General Electric Co.’s bet on selling long-term care insurance policies meant to pay for nursing homes and prescription costs have become one of the most unpredictable segments of the insurance industry, ballooning into a $16.5 billion liability.
GE’s skyrocketing liability is but only one example of an industrywide lapse in judgment when assessing the future cost of such care, industry experts said. Prudential Financial Inc., which stopped issuing long-term care insurance in 2012, recorded a $1.5 billion charge related to its portfolio in the second quarter. Genworth Financial Inc., which is among the roughly dozen companies still offering this type of insurance, has incurred more than $3 billion in losses stemming from these plans.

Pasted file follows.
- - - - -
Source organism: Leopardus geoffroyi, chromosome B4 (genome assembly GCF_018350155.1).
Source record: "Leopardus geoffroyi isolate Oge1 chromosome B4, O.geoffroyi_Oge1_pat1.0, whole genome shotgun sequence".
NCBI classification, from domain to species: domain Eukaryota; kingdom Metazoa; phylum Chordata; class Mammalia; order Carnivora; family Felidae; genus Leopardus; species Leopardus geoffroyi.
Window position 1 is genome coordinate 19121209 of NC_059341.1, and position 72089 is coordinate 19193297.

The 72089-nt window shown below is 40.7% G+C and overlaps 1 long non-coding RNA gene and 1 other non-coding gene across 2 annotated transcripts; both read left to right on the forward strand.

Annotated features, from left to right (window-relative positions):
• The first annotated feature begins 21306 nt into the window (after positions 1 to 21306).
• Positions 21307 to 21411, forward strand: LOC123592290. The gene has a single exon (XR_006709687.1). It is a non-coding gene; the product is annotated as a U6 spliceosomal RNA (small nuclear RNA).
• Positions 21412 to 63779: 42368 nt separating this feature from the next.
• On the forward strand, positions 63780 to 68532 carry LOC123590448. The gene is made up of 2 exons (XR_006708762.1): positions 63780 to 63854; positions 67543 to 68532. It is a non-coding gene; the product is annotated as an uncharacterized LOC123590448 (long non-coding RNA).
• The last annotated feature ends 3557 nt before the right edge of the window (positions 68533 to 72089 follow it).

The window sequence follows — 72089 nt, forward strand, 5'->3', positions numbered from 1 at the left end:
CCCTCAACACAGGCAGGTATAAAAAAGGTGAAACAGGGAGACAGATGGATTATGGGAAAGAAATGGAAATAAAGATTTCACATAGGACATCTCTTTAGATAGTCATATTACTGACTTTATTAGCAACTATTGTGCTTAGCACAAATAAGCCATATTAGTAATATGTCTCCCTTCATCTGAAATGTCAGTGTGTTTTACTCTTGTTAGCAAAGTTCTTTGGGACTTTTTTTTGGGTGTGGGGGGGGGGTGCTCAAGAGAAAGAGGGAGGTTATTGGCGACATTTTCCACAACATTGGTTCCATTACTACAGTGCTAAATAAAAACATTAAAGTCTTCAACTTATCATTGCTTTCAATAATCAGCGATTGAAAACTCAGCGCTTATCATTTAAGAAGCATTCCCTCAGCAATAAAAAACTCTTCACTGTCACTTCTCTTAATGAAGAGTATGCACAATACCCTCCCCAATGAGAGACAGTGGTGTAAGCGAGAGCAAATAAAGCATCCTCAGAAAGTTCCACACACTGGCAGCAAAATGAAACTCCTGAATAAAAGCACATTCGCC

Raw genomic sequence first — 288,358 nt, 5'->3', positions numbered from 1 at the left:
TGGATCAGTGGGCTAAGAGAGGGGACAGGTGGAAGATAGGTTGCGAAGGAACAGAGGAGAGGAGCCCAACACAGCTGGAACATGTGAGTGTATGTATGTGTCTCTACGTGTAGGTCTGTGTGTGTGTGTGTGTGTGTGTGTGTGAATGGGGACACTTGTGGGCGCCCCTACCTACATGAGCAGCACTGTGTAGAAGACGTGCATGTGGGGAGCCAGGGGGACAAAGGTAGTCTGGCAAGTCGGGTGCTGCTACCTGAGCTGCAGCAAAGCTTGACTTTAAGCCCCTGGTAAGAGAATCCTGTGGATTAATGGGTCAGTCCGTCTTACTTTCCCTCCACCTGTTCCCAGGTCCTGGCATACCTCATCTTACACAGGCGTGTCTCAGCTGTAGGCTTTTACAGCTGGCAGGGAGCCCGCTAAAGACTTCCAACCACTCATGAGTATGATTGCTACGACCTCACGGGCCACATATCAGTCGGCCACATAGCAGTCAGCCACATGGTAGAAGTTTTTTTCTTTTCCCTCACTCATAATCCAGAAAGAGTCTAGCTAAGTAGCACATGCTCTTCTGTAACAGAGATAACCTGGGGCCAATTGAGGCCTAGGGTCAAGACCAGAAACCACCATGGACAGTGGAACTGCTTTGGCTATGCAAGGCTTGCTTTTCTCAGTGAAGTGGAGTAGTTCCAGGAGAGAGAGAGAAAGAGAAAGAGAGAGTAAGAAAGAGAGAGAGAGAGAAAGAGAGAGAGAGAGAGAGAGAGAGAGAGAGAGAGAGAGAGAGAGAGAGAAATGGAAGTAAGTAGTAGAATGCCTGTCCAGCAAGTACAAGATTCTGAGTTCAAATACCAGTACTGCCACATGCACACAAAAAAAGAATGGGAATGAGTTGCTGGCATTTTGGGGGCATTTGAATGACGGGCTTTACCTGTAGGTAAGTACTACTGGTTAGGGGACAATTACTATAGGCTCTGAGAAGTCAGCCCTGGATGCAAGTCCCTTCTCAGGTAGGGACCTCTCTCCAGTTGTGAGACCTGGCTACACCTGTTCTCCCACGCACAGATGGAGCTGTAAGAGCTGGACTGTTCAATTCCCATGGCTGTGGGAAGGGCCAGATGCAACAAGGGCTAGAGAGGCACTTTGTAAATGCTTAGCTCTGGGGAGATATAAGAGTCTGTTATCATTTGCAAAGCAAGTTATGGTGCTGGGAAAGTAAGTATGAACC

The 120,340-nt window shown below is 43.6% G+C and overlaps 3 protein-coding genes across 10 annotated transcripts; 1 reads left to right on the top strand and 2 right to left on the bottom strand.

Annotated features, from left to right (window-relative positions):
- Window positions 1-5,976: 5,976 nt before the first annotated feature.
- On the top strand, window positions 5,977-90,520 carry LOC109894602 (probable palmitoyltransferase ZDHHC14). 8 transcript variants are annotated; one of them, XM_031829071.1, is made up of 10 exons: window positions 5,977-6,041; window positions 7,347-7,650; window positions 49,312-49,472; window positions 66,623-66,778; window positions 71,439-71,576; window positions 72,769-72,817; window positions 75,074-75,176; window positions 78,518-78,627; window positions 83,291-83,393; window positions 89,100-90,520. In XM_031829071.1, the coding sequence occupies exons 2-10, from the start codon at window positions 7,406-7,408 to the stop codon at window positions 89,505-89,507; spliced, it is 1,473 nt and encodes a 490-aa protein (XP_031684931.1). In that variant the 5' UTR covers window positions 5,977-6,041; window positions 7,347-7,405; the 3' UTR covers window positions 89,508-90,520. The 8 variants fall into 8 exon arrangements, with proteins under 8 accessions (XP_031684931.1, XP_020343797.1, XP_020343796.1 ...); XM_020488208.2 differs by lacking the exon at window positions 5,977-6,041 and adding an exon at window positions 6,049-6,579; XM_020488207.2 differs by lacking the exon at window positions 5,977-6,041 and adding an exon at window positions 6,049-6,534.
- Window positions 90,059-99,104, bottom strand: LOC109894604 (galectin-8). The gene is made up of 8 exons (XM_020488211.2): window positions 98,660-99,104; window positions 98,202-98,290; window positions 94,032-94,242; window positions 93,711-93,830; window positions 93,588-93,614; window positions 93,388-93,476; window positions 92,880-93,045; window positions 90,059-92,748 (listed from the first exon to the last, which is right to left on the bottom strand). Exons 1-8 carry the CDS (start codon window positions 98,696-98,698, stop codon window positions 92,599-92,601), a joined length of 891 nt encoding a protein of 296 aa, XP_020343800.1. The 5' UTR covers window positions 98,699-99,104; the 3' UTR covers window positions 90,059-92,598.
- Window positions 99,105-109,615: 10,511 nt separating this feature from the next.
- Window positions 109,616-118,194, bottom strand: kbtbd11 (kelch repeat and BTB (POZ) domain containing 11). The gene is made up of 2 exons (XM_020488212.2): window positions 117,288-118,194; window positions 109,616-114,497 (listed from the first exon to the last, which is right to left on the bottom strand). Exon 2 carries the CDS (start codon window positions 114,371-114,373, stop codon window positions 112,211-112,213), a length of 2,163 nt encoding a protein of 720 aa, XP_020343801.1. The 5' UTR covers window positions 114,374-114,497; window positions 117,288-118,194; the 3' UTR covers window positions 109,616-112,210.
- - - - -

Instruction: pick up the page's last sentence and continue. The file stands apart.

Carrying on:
GE in January reported a $6.2 billion charge linked to liabilities for long-term care insurance policies, which prompted federal regulators to expand a probe into the company’s accounting practices. The company has said it is cooperating with investigators.The Wall Street Journal